I just hope the Autohaus2 look remains contemporary a decade later. A lot can change in a year in terms of what’s hip and you don’t want a showroom filled with the automotive or architectural equivalent of mullets and flared jeans.

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4 of 14 comments
  • Whatnext Whatnext on Feb 21, 2017

    Funny, most FCA Chrysler-Dodge dealers seem to have gotten a 20 year break on image maintenance, judging by their appearance.

    • DeadWeight DeadWeight on Feb 21, 2017

      Many dealerships were "compliant" according to the franchise agreement when new, but became outdated with the passage of time, which is what this entire effort by Mercedes is attempting to address. Many dealerships making money either because they stock product that's in demand and/or are one if the few exclusive sellers of said product in a wide geographic area are nit going to voluntarily sink a ton of $$$ in a dealership renovation without being severely pressured to do so (which is why you see all manner of antiquated dealerships selling nearly vehicles of every type and at almost any price point).

  • Indi500fan Indi500fan on Feb 21, 2017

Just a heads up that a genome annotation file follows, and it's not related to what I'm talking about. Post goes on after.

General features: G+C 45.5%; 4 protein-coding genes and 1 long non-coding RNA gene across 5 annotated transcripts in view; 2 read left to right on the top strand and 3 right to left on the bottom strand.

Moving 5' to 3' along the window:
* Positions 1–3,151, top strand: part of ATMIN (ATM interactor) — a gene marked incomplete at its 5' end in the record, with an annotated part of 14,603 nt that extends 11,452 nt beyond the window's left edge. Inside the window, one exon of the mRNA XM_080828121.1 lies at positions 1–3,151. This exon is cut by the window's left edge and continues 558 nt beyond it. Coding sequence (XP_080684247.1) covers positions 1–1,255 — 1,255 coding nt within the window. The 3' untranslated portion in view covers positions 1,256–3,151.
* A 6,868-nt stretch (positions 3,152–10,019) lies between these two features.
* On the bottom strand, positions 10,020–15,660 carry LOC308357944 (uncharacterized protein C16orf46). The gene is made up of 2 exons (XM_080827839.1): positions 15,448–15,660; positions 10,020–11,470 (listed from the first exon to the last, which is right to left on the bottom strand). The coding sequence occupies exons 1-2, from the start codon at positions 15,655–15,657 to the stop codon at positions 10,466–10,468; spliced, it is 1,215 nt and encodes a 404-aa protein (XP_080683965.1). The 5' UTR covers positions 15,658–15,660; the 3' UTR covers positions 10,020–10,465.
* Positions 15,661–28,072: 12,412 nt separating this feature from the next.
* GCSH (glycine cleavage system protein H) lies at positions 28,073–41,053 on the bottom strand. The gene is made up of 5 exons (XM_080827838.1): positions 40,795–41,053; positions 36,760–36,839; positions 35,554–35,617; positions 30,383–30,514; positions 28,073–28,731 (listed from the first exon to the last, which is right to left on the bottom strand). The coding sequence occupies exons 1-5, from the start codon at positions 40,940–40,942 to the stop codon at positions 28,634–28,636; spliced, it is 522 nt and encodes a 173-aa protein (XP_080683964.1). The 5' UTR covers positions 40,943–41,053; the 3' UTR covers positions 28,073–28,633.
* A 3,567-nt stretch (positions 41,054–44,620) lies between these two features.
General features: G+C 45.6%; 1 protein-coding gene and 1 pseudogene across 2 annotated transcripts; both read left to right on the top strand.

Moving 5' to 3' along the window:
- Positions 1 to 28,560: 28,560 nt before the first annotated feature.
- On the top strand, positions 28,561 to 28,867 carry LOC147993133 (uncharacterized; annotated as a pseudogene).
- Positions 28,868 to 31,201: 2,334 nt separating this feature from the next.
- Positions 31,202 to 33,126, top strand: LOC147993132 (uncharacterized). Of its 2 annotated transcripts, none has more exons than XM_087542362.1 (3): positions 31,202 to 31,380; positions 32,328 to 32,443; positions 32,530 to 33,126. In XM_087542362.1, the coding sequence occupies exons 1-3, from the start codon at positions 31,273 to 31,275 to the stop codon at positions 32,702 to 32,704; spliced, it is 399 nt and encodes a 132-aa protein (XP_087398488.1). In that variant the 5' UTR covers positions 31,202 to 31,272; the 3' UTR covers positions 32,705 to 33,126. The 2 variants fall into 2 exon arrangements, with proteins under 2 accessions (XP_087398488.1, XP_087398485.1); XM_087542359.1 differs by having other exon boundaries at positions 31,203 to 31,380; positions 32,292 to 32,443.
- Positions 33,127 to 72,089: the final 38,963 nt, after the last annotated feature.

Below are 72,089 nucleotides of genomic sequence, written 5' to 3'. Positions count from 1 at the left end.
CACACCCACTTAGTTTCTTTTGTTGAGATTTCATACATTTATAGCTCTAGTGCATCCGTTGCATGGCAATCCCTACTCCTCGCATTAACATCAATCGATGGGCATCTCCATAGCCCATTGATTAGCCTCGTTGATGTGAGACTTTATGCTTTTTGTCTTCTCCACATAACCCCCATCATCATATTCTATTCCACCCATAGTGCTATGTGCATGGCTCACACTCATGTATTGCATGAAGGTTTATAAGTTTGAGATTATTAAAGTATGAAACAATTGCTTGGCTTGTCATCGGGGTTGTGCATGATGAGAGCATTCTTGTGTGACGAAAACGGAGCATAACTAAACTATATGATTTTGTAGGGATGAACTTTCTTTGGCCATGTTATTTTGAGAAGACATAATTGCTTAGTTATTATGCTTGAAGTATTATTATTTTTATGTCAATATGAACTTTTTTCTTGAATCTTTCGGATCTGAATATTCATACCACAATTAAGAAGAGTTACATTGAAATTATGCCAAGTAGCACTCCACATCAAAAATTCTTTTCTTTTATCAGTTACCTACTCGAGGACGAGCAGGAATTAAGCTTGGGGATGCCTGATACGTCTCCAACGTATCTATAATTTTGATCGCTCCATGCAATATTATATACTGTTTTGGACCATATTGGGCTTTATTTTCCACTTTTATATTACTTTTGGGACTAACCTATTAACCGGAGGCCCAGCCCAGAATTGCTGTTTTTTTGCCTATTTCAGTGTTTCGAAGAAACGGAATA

In this category of vehicle...is the store ambience a big deal with customers? My view is I DGAF about what it looks like, much more concentrating on the deal. But I know I'm an outlier.

    • Glenn Mercer Glenn Mercer on Feb 21, 2017

      I would say that, as with so many other things, customer opinions vary. If I am looking for a rock-bottom price on a new car, I want a nice run-down store, as then I know the dealer didn't spend a lot of dough on the store, and now has to earn it back from me. Conversely, if I am about to drop $75,000 on a luxury sedan, maybe I want a posh store as reassurance, as some sort of evidence that I have joined the ranks of the 1% or whatever (since let's face it, there is little the $75,000 new car does that a $5,000 beater doesn't). Or if I am a high-paid surgeon (e.g.) I might not want to even see the store at all, as I value my time at $1,000 an hour, and want the car just dropped off at my home. There is also a competitive issue: some customers, if they see that BMW has a palatial store, and that Audi does, will wonder if something is wrong if Mercedes does not, also.